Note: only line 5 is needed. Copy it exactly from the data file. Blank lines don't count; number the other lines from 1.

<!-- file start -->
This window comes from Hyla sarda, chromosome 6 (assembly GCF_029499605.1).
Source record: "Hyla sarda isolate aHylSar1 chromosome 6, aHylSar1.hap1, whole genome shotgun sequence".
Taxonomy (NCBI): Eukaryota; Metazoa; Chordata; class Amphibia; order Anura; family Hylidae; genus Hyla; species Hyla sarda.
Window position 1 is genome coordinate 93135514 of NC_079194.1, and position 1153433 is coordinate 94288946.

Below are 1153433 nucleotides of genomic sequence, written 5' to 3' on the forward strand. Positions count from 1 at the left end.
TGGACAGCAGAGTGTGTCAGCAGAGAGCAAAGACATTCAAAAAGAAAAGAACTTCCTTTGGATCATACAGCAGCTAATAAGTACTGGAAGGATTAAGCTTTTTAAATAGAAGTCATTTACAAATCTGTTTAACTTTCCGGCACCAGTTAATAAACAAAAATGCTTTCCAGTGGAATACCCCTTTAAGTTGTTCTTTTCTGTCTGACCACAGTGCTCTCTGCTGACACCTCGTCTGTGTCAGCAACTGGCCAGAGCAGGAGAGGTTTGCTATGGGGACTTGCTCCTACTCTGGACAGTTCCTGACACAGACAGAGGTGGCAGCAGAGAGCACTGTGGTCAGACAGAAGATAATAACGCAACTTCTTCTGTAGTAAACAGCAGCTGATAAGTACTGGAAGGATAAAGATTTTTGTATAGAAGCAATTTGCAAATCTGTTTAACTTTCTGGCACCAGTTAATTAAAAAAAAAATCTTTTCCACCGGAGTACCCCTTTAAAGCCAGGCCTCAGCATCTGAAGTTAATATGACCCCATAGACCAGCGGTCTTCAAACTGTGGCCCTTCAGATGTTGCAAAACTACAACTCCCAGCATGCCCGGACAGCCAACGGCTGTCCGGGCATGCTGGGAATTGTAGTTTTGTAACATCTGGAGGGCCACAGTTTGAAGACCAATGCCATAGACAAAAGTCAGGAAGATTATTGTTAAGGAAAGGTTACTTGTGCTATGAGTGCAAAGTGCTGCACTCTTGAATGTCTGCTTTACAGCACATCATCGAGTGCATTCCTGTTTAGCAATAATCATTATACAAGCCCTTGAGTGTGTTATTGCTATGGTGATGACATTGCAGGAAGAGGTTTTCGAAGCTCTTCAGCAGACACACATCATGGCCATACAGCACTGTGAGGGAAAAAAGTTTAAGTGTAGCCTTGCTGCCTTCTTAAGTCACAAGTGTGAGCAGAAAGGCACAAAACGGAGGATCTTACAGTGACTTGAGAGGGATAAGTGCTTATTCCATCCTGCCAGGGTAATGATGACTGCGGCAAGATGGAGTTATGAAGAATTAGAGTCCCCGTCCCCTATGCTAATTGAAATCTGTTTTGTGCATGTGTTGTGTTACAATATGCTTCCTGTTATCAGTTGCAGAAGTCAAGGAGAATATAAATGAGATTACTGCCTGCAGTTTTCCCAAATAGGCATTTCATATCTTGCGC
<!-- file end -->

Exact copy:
Below are 1153433 nucleotides of genomic sequence, written 5' to 3' on the forward strand. Positions count from 1 at the left end.